The phone rang, the well-assembled secretary answered then looked to me solemnly. “For you, Sir. It’s Athens.”

“Long time, no interest!” I answered. Those fuckers only call when it’s bad news. They usually are bad news.

The voice on the other end introduced himself as the secretary to the minister of development. “Listen, we’ve been hearing about an industrial park you’re planning?”

“Yes, we are trying to alloy the town’s businesses to make them more competitive and—”

He cut me off with a deep breath and an UMM. “Yeah, sounds tremendous and all that. It’s just we’d like you to stop.”


“We think it could be bad for business!”


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Tuesday 7 July 2015

Varoufakis movie - Fiscal Fury 1

FISCAL FURY 1 (2015)






Vin Diesel stars as ex Greek special forces, Yanis Varoufakis whose passion for erratic Marxist ideologies and video games drives him to teach economics in a top US college. Tom Hardy is the democratic saviour of Greece, but his poor grasp of numbers leaves him no choice but to call on his old mentor to try to balance the books in his country's darkest hour. Anthony Hopkins is back to his creepy Dr. Hannibal Lecter form as Angela Merkel, the errant auditor who has her eyes firmly on his marbles.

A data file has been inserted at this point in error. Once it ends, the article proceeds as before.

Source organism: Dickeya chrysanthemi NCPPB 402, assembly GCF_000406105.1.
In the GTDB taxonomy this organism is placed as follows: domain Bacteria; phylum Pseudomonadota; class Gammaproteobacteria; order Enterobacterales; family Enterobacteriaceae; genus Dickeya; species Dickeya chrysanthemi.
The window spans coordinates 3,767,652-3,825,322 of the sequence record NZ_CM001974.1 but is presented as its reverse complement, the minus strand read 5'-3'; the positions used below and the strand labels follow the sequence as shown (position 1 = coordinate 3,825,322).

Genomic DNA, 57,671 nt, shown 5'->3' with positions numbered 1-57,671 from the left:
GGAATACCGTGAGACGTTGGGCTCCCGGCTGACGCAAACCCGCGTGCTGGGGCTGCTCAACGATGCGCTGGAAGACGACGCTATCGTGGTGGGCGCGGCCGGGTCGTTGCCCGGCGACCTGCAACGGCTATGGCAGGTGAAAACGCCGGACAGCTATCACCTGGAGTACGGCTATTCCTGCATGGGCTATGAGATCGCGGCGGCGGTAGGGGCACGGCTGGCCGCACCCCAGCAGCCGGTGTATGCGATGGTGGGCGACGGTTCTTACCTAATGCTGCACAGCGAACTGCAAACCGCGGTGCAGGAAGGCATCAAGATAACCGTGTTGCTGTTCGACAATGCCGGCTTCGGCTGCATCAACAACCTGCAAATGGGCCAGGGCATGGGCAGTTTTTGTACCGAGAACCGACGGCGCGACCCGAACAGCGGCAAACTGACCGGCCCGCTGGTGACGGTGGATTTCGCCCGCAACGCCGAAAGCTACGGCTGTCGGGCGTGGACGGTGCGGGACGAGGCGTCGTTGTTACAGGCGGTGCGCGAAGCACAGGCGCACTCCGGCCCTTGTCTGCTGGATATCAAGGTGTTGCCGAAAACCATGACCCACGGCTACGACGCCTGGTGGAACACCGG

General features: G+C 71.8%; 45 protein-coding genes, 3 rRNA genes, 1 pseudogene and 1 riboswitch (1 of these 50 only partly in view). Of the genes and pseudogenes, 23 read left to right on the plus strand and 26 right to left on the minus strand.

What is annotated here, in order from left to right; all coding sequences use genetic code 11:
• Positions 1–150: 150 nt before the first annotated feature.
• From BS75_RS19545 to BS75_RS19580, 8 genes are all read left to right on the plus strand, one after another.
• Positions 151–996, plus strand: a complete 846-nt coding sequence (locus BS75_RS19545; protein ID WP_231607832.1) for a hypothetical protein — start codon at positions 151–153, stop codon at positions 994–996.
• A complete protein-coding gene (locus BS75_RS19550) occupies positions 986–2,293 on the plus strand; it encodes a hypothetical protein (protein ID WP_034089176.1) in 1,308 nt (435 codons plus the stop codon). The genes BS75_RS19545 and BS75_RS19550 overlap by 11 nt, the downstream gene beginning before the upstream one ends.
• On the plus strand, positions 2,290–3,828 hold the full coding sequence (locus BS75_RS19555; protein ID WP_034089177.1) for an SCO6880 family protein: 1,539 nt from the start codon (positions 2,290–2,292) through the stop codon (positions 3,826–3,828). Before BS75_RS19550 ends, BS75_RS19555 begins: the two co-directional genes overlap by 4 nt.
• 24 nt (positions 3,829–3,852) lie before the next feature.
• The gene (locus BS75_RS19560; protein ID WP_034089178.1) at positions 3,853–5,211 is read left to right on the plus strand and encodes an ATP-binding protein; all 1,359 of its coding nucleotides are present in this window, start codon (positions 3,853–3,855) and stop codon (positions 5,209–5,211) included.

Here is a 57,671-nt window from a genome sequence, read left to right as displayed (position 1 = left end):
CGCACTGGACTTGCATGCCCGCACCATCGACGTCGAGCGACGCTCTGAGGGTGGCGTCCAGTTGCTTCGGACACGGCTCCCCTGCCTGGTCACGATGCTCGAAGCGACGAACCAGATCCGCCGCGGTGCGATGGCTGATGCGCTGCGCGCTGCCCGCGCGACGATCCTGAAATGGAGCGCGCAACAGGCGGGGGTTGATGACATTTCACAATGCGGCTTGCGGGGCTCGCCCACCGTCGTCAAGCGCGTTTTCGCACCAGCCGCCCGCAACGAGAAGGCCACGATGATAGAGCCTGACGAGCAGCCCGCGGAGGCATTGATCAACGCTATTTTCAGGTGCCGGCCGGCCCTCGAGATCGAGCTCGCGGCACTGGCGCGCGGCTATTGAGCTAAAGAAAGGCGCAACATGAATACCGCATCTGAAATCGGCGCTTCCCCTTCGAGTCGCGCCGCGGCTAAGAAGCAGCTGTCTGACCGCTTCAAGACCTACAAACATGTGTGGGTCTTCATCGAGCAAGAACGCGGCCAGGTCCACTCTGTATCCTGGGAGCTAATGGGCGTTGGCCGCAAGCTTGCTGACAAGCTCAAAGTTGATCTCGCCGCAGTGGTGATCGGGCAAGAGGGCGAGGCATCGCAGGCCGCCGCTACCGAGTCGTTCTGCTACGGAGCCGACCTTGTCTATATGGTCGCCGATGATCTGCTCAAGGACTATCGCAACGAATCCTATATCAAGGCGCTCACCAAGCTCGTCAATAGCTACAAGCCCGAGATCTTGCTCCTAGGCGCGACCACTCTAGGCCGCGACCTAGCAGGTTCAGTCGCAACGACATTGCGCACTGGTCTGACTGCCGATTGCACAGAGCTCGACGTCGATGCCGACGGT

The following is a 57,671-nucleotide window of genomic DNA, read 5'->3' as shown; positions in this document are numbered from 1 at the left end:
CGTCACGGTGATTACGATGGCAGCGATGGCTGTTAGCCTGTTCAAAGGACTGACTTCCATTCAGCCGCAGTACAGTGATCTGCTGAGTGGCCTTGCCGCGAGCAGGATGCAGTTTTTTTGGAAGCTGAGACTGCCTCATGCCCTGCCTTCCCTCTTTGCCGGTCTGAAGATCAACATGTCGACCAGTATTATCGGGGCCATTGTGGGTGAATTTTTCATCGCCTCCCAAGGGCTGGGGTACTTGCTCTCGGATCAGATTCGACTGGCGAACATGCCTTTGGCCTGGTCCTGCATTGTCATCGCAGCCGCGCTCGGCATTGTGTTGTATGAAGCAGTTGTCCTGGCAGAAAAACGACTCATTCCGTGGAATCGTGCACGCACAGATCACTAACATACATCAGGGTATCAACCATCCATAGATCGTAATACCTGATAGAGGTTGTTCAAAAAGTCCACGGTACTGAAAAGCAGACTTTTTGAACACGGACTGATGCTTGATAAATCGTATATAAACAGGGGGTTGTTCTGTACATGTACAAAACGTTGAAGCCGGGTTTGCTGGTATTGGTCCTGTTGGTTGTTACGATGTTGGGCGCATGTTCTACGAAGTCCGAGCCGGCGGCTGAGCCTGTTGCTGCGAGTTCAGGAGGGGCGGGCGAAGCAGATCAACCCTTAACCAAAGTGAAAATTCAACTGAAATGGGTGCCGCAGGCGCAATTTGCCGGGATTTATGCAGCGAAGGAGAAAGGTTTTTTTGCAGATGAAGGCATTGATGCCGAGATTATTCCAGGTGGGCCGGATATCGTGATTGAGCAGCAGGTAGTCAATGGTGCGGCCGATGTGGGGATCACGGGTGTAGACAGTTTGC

Only he can face the evil tyrants relentless attacks on his people. The film's cry of "You can have our debt but you will not take our dignity!" will have you standing in the stalls.  


Vin Diesel
Yanis Varoufakis

Tom Hardy
Alexis Tsipras

Helen Mirren
Christine Lagarde

Jason Statham
Wolfgang Schaeuble

Anthony Hopkins
Angela Merkel

Rating:R (adult situations/language)
Genre:Mystery & Suspense with Cheese
Directed By:David Fincher and Yanis Varoufakis
Written By:Yanis Varoufakis
In Theaters:
On DVD:very soon after

Monday 29 June 2015

Episode 30: Potatoes

From Under Dark Clouds: The story of a burnt-out British celebrity who, after scandal and disgrace runs away to a little village in Greece to seek asylum and get his head together. All he needs to do is keep his head down until the clouds blow over and on no account get elected!

A fable about potatoes follows
Autumn is closing to winter and the clouds are moving in again. I’ve started taking off my sunglasses and realised that I can’t see as well as I could. I visited an eye doctor, first time I’ve seen a doctor for anything other than my sanity. He said that I needed glasses, and not just to make me look cool.